This class of 2010 was mostly born around 1991-1992. What changes they've seen in those years since most of us here went to school! For the class of 2010, the Cold War and the Soviet Union are as ancient as the Roman Empire, but they've spent half their lives in the shadow of terrorism and shooting war. We went to a library to look up things. The class of 2010 googles everything. We wrote on blackboards, watched films and filmstrips, and lugged books. The class of 2010 does PowerPoints and carry laptops to school. We were thrilled to have a pen pal four states away. The class of 2010 IMs people halfway around the world. Culture? Nirvana and Echo and the Bunnymen are as curious to the class of 2010 as Elvis and Bill Haley and the Comets were to us. Interesting to try to look at life through their eyes. So much promise. So much of life ahead of them.

Like in every gradauting class, though, we'll see how they turn out. In a decade or so, the class of 2010 will return to their hometowns for reunions. How they'll be living then may be quite different from what any of us thought-for better or worse. Most of you may not care for the Statler Brothers as a country music act, but they did have a song about the Class of '57-which for a change of the number could be any group of graduates anywhere in the world:

Tommy's selling used cars, Nancy's fixing hair,

Harvey runs a grocery store and Margaret doesn't care.
Jerry drives a truck for Sears and Charlotte's on the make,
And Paul sells life insurance and part time real estate.

Helen is a hostess, Frank works at the mill,
Janet teaches grade school and prob'ly always will.
Bob works for the city and Jack's in lab research,
And Peggy plays organ at the Presbyterian Church.

And the class of '57 had it's dreams,
Oh, we all thought we'd change the world with our great works and deeds.
Or maybe we just thought the world would change to fit our needs,
The class of '57 had it's dreams.

Betty runs a trailer park, Jan sells Tupperware,
Randy's in an insane ward, Mary's on welfare.
Charlie took a job with Ford, Joe took Freddie's wife,
Charlotte took a millionaire, and Freddie took his life.

John is big in cattle, Ray is deep in debt,
Where Mavis finally wound up is anybody's bet.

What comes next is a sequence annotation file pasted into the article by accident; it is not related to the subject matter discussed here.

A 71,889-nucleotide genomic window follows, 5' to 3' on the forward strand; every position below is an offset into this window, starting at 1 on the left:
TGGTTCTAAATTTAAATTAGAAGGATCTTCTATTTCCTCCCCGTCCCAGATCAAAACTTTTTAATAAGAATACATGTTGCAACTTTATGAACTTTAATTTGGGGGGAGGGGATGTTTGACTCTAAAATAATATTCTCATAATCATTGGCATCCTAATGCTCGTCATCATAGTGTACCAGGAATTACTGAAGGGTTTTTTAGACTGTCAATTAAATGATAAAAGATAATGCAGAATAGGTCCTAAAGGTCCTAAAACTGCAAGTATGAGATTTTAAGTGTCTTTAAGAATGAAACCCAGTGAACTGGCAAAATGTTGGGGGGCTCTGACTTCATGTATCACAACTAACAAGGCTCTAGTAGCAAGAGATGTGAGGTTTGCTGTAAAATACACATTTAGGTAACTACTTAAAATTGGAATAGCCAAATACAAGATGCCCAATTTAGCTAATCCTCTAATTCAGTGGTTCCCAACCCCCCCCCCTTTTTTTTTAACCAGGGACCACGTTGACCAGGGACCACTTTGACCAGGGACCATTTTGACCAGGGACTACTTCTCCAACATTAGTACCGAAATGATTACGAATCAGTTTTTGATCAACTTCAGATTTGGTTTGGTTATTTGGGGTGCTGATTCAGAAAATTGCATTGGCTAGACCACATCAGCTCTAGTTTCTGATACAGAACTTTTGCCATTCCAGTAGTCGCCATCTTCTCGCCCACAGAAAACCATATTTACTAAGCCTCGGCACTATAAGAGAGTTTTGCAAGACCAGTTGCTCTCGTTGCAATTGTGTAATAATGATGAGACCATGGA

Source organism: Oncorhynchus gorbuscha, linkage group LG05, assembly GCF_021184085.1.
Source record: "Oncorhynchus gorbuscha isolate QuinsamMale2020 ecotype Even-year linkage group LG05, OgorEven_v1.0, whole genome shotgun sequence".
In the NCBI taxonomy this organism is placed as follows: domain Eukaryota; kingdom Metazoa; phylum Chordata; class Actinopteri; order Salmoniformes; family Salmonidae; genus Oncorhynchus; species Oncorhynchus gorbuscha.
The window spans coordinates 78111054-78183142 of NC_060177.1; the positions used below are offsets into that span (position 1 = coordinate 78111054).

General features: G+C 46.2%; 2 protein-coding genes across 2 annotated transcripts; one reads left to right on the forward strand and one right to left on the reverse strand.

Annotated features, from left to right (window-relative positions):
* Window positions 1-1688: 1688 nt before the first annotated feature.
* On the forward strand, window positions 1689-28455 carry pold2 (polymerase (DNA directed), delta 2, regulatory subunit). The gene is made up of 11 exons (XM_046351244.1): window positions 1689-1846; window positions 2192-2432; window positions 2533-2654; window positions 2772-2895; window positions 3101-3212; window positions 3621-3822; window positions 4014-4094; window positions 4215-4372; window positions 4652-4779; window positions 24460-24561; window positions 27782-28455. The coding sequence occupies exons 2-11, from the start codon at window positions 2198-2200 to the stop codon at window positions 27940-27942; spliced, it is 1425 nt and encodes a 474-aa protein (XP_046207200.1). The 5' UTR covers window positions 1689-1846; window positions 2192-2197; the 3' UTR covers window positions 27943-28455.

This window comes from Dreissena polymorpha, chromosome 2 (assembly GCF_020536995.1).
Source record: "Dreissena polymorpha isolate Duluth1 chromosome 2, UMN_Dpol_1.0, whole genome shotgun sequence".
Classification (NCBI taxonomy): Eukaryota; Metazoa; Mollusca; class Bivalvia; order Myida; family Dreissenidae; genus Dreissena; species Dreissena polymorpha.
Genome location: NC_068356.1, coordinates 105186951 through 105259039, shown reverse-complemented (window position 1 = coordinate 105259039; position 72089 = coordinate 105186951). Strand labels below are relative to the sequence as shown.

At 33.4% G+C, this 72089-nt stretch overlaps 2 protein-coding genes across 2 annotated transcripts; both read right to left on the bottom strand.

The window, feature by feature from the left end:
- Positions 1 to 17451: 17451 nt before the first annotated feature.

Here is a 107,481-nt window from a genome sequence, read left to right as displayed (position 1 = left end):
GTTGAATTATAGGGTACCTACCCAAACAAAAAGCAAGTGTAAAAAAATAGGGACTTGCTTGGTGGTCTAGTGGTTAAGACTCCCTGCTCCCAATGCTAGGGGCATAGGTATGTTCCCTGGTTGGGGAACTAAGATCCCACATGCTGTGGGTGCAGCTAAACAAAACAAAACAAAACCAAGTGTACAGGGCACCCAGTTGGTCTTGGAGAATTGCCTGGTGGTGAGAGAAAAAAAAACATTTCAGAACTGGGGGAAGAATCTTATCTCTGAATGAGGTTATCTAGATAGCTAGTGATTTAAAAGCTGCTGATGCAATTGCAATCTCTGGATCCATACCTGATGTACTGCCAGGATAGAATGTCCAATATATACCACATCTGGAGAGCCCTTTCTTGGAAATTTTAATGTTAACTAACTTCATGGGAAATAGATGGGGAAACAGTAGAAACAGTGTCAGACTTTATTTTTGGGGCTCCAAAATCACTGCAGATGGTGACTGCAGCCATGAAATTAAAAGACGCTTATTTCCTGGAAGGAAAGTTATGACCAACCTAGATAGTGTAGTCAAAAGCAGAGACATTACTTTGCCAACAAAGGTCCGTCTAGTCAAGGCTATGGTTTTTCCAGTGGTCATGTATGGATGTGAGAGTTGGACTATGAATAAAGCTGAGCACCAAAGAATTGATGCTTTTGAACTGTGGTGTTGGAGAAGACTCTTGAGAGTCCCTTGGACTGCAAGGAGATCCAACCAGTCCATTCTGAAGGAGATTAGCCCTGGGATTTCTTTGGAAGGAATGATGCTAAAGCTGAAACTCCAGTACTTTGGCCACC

Linda married Sonny, Brenda married me,
And the class of all of us is just a part of history.

And the class of '57 had it's dreams,
But living life day to day is never like it seems.
Things get complicated when you get past eighteen,
But the class of '57 had it's dreams.
Oh, the class of '57 had it's dreams.

We hope, though, that our lady Julia, and all of her friends and comrades that graduated this year, has the stuff to change the world-or at least their corner of it!

yankeedog out.


  1. Really nice piece Dawg. I have a theory that it never pays to be too comfortable at anything - too comfortable at work, comfortable in a relationship - because that's when people get lazy and disillusioned. Same's true of high school. Never pays to have too comfortable a life at high school otherwise you'll never want to transcend it. Plenty of anecdotal stories about the heroes of high school years (the alpha male footballers etc) who never amount to anything and the put upon geeks and freaks who use their crappy high school lives as motivation to make something better of themselves. Not always the case, but right enough of the time to be worth thinking about.

    Australian/NZ high schools in my experience dont have the same heavily hierarchical structure (especially in terms of social hierarchy) as US ones are portrayed in the media - which is all we have to go on really. THough I went only to standard-issue government schools, people who went to private or religious schools seem to report a different experience.

  2. Good reflective piece. I too reckon they'll be fine given the quality I've seen. They may not be able to read 'n write properly but they're a canny bunch these young 'uns. Our high school experiences were a combination of fun and let's get the fuck out of here and down to the pub. The legal drinking age of 18 has something to do with it.

  3. Using RentalCars you can discover the cheapest car hires at over 49000 international locations.